Inside his hut, Achilles watches listlessly as his men eat, argue, and share memories. His attendant Automedon is nearby, and Achilles thinks about how he resents the man. Automedon may be loyal and tactful, but he is also the one who caught Patroclus when he fell and defended his body from the Trojan army—two tasks Achilles feels belonged to him. For his part, Automedon knows how Achilles feels but is devoted to him regardless. Recognizing this, Achilles eats a bit of food so that Automedon and his squire Alcimus will feel free to do the same. Alcimus eagerly grabs at the food in response, and Achilles thinks indulgently about the boy, whose "overabundance…of an animal nature" reminds Achilles of a younger version of himself.
Achilles's detachment from the world around him stands in sharp contrast to everything that has happened to Priam in Part 3. Priam, for instance, has learned to take pleasure in the meaningless "prattle" of people and things around him, seeing it as an expression of "each thing's presence." By contrast, Achilles shares the sense that chatter—in this case, his men's conversation—is meaningless, but not the sense that it might nevertheless hold "interest" (to borrow a word from Priam). This speaks to the deathliness of Achilles's current state, since he has lost the ability to appreciate the ordinary pleasures that make life meaningful. It also perhaps explains why Achilles feels drawn to Alcimus, since an "animal nature"—an ability to give himself over to the pleasures of the moment—is part of what currently eludes Achilles.
Suddenly, Achilles hears the sound of strings and realizes that a god is in the hut with them. Achilles slips into a frame of mind he associates with his mother and water, and the world around him seems to take on a fluid quality.
The trance-like state Achilles enters in this passage is another example of how suspension works in Ransom. Malouf describes the moment as one where Achilles slips outside the normal constraints of his body, and even his own identity. The external world also seems to become less solid, "as if flow, not fixity, was [its] nature." The fluidity and changeability of this state contrasts with the rigidity of fate and physical reality, providing a space in which change and growth are possible.
Achilles sees a figure, whom he at first mistakes for Patroclus. As the figure approaches, however, he sees that it is an old man and thinks that he is seeing his father, Peleus. Achilles is highly conscious of how much he himself has changed since he last saw his father, and it saddens him to see how much older his father has grown in the meantime as well. Weeping, Achilles drops to his knees in front of the visitor.
Significantly, Achilles begins to soften to Priam even before the latter has a chance to state his case. In mistaking Priam for Peleus (who has presumably grown old in Achilles's absence), Achilles is forcibly reminded of his father's mortality. However, where Patroclus's death enraged and embittered Achilles, the sight of his "father's" impending death elicits only "tenderness" and thus lays the groundwork for the appeal Priam will later make. Ultimately, Achilles will stop seeing death as a personal insult (as he did when he sought revenge for Patroclus's death) and begin to see it as a universal human experience which should therefore inspire empathy.
Automedon and Alcimus cry out, and Achilles realizes that the visitor is actually a stranger. Still overwhelmed by the experience of “seeing” his father, however, he simply asks the visitor who he is and indicates that his attendants should put away their swords.
Even after Achilles has realized his mistake, the sight of Priam continues to move him. Again, this points to the changes underway in Achilles's character, since he can now recognize the vulnerability and humanity of a complete stranger.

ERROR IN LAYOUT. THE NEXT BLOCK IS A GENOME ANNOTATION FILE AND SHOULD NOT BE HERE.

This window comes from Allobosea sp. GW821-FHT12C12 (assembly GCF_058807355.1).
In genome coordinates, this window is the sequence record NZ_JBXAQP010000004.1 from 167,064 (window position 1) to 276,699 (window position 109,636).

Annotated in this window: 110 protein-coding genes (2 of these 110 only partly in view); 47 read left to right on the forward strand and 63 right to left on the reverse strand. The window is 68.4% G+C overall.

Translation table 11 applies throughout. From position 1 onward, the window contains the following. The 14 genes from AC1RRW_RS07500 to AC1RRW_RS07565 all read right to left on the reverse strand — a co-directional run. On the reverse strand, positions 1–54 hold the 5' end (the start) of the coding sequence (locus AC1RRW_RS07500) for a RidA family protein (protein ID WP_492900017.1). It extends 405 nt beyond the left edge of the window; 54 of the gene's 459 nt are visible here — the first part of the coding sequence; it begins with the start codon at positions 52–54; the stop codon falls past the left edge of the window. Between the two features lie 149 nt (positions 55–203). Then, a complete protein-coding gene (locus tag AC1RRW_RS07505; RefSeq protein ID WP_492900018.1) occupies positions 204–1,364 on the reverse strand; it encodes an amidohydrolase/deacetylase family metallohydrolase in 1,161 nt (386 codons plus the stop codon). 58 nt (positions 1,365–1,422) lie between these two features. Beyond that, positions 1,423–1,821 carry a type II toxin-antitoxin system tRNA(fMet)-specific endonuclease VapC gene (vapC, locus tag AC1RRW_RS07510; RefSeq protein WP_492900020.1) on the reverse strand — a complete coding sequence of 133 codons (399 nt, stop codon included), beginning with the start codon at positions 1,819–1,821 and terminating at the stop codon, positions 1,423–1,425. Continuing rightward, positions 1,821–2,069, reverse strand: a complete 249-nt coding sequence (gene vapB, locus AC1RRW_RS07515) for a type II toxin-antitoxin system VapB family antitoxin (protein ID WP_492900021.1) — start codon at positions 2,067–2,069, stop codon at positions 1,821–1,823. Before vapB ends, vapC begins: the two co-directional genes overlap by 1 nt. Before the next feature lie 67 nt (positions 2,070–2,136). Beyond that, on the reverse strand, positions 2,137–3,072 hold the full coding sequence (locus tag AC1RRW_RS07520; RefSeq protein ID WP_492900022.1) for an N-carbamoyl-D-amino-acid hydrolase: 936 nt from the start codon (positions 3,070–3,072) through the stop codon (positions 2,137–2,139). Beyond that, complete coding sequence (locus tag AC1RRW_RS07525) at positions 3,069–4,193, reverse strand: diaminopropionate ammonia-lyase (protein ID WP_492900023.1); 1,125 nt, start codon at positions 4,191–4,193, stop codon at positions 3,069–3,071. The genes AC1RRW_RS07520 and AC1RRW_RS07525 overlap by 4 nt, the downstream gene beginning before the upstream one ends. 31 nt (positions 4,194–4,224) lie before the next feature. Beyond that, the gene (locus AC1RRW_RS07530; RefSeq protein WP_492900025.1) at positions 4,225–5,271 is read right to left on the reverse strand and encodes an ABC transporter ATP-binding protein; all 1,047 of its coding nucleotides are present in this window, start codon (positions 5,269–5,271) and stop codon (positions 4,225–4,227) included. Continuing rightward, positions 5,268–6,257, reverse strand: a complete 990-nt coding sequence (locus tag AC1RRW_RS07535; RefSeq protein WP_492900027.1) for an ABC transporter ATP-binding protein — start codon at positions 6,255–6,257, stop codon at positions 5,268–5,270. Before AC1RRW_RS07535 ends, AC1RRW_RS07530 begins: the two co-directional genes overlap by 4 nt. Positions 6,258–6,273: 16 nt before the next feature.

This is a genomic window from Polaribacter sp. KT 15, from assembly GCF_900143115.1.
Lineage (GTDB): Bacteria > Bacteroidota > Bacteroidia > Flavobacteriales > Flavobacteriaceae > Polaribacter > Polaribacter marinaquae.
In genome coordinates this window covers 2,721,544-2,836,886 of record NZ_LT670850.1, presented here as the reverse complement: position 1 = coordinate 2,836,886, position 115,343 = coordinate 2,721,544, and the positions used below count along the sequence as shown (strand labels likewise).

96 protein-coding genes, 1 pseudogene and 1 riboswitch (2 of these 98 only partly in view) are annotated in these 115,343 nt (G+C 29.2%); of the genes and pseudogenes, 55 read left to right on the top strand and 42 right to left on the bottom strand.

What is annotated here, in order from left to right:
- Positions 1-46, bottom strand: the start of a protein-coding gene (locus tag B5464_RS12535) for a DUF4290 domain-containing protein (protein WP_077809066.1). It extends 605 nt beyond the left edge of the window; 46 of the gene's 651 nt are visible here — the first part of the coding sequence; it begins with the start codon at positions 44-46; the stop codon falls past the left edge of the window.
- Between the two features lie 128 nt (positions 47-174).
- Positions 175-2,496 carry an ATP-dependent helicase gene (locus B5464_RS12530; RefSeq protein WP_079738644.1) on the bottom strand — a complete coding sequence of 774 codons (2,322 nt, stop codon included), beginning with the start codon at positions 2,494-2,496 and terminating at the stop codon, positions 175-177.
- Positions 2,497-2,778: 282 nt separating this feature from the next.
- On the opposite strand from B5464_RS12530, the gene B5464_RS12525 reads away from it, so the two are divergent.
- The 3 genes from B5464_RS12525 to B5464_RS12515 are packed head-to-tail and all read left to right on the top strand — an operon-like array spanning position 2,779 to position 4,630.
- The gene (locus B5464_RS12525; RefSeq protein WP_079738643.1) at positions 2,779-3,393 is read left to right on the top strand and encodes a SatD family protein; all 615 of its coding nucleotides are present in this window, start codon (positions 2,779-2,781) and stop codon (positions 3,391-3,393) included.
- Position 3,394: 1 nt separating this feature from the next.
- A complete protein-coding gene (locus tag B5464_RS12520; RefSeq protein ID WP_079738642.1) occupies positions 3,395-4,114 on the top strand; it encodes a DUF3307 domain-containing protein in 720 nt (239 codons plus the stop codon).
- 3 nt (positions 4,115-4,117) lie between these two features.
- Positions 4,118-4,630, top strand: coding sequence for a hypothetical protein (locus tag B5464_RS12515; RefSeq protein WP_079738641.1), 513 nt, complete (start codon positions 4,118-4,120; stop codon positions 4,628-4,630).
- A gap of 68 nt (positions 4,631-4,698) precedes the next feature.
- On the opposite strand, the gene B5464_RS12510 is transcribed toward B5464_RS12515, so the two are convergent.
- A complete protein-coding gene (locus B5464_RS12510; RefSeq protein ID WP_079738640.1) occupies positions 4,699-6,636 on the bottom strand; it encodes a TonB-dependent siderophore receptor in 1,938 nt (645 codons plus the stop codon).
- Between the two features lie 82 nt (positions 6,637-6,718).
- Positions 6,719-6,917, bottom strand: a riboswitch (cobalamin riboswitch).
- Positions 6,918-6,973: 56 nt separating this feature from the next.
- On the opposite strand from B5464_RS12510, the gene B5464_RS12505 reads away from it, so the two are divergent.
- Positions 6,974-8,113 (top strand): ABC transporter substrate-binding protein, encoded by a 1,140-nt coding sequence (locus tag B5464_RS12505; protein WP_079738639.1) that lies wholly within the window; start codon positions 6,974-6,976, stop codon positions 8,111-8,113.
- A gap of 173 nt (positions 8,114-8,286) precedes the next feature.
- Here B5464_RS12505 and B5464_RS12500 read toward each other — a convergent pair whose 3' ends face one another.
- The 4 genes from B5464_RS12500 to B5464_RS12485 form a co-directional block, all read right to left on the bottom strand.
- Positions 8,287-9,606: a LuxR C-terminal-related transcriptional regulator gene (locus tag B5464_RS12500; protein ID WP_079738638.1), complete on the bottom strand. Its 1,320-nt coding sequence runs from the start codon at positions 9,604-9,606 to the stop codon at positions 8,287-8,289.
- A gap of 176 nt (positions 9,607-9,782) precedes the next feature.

Priam, meanwhile, is unnerved by the sight of Achilles on his knees but manages to explain who he is and why he is there. When Achilles wonders aloud how he got into the camp, Priam says that he had a guide, and is reassured by the fact that Achilles seems to recognize the significance of Hermes’s role in bringing the king here. Priam says that his herald (i.e. Somax) is outside the hut, along with the ransom he has brought.
For all the changes he has already experienced, Priam still remains somewhat bound to his old ways of thinking at this point in the novel. Achilles's actions in this passage disturb him, for instance, because they do not align with his earlier premonition of the meeting: in Priam's vision, he himself was the person kneeling. This episode, then, in some ways flips the script on Priam, who had previously argued that the "unexpectedness" of his appeal might spark a change in Achilles. Here, the strangeness of Achilles's actions gives Priam pause and (perhaps) greater insight into the man he is pleading with.
As the rest of his men remain absorbed in their meal, unaware of the "extraordinary" events that are transpiring, Achilles motions for Automedon to bring Somax inside. Although he is not entirely sure that Priam is who he claims to be, Achilles feels sympathetic towards him on account of his own father, whose aged image still lingers in Achilles's mind.
This passage is another example of the different meanings of "extraordinary" over the course of the novel. A father pleading for mercy on his child's behalf is "ordinary" in the sense that it rings true to basic human emotions, but within the logic of an epic world, its very normality makes it unusual. Malouf also sets the meeting between Achilles and Priam against a backdrop of routine life within the camp. Although the soldiers' ignorance of what is happening might at first glance seem to undercut the significance of those events, the novel eventually suggests that the continuity of normal, everyday action is important: as Somax has already said, "life goes on" in the face of extraordinary events (good or bad).
Automedon returns, confirming the presence of the ransom and bringing Somax along with him. Achilles asks Somax whether he is the king’s herald Idaeus, and Somax hesitates, overcome not only by the issue of his name but also by the sheer unlikeliness of everything that has happened to him. Eventually, he begins to explain how he came to be called Idaeus, at which point Priam takes over the story.
Somax's appearance helps ground Priam and Achilles's meeting in everyday, unheroic reality. Like Priam and Achilles, Somax responds to the strange situation he finds himself in with uncertainty. Somax, however, is reacting not to the intensely emotional scene that is unfolding, but simply to the idea that he is participating in these momentous events. In other words, this quick detour into Somax's thoughts reframes Priam and Achilles's meeting from the perspective of an outsider, which helps strip it of its larger-than-life aura. In Somax's mind, Priam and Achilles are secondary characters in a story about the unusual experiences he himself has had over the course of the day.